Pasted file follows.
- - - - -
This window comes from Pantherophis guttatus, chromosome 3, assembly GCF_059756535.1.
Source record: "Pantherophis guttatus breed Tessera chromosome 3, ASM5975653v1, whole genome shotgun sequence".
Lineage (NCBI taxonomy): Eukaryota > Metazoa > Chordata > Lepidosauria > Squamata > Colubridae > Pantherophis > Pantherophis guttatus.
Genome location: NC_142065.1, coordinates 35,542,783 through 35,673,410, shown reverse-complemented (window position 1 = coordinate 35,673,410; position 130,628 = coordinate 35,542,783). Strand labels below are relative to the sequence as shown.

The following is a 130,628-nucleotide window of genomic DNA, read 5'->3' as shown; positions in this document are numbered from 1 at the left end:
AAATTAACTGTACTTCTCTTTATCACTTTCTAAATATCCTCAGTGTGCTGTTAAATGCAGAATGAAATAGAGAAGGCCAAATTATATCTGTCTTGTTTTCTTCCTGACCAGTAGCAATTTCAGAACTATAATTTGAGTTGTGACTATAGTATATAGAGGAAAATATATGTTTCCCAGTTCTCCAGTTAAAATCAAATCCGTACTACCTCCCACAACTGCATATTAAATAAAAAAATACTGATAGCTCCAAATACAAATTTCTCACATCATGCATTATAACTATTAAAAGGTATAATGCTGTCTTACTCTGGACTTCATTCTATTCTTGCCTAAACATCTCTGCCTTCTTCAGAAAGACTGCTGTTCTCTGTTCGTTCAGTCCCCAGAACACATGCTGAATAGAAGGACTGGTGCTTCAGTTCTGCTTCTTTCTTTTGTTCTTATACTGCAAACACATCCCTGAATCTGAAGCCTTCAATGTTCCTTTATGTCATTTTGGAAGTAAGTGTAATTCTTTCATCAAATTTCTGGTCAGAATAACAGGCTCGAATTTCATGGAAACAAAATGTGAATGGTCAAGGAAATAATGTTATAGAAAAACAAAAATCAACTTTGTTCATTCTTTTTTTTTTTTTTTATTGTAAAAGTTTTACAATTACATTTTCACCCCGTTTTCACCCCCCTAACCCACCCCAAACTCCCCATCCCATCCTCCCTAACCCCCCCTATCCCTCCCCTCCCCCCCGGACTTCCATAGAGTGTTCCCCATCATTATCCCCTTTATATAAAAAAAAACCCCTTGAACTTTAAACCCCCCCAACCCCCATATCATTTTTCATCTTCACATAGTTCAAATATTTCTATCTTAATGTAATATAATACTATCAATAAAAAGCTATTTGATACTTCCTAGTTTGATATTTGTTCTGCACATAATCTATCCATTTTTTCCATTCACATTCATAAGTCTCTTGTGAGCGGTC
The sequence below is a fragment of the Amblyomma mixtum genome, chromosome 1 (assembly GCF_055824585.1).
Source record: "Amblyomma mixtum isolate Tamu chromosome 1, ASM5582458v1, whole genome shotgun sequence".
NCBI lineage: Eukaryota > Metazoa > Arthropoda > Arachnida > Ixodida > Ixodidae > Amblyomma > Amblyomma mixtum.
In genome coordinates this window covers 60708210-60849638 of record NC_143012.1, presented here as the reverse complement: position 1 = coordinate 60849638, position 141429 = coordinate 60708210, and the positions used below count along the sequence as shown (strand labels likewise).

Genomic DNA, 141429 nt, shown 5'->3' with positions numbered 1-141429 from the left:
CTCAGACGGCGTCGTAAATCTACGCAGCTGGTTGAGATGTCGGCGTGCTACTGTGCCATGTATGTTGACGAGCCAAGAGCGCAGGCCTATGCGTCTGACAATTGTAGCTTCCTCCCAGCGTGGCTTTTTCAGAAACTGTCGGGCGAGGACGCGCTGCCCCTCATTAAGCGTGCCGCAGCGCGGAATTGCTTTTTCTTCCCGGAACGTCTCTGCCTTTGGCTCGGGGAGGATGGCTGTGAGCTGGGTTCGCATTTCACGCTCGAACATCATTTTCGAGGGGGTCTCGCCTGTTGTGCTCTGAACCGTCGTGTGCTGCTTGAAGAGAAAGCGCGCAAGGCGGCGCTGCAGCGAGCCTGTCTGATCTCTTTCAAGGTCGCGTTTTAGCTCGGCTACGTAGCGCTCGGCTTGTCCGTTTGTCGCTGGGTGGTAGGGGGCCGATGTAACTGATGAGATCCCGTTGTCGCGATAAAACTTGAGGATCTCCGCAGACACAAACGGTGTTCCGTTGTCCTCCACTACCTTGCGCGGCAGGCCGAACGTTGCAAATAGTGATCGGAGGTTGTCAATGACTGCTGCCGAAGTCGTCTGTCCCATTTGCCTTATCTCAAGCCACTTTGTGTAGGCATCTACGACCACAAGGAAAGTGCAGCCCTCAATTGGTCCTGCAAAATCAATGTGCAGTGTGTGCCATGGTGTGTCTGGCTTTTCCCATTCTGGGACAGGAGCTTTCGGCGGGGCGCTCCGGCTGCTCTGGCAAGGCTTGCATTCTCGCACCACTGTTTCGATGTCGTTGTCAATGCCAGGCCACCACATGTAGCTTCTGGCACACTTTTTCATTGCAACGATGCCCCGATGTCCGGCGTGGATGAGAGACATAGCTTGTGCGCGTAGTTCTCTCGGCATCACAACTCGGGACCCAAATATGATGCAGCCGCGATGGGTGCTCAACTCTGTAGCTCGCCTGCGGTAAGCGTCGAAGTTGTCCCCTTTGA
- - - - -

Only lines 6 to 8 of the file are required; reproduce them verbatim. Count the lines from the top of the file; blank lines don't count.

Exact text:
AAATTAACTGTACTTCTCTTTATCACTTTCTAAATATCCTCAGTGTGCTGTTAAATGCAGAATGAAATAGAGAAGGCCAAATTATATCTGTCTTGTTTTCTTCCTGACCAGTAGCAATTTCAGAACTATAATTTGAGTTGTGACTATAGTATATAGAGGAAAATATATGTTTCCCAGTTCTCCAGTTAAAATCAAATCCGTACTACCTCCCACAACTGCATATTAAATAAAAAAATACTGATAGCTCCAAATACAAATTTCTCACATCATGCATTATAACTATTAAAAGGTATAATGCTGTCTTACTCTGGACTTCATTCTATTCTTGCCTAAACATCTCTGCCTTCTTCAGAAAGACTGCTGTTCTCTGTTCGTTCAGTCCCCAGAACACATGCTGAATAGAAGGACTGGTGCTTCAGTTCTGCTTCTTTCTTTTGTTCTTATACTGCAAACACATCCCTGAATCTGAAGCCTTCAATGTTCCTTTATGTCATTTTGGAAGTAAGTGTAATTCTTTCATCAAATTTCTGGTCAGAATAACAGGCTCGAATTTCATGGAAACAAAATGTGAATGGTCAAGGAAATAATGTTATAGAAAAACAAAAATCAACTTTGTTCATTCTTTTTTTTTTTTTTTATTGTAAAAGTTTTACAATTACATTTTCACCCCGTTTTCACCCCCCTAACCCACCCCAAACTCCCCATCCCATCCTCCCTAACCCCCCCTATCCCTCCCCTCCCCCCCGGACTTCCATAGAGTGTTCCCCATCATTATCCCCTTTATATAAAAAAAAACCCCTTGAACTTTAAACCCCCCCAACCCCCATATCATTTTTCATCTTCACATAGTTCAAATATTTCTATCTTAATGTAATATAATACTATCAATAAAAAGCTATTTGATACTTCCTAGTTTGATATTTGTTCTGCACATAATCTATCCATTTTTTCCATTCACATTCATAAGTCTCTTGTGAGCGGTC
The sequence below is a fragment of the Amblyomma mixtum genome, chromosome 1 (assembly GCF_055824585.1).
Source record: "Amblyomma mixtum isolate Tamu chromosome 1, ASM5582458v1, whole genome shotgun sequence".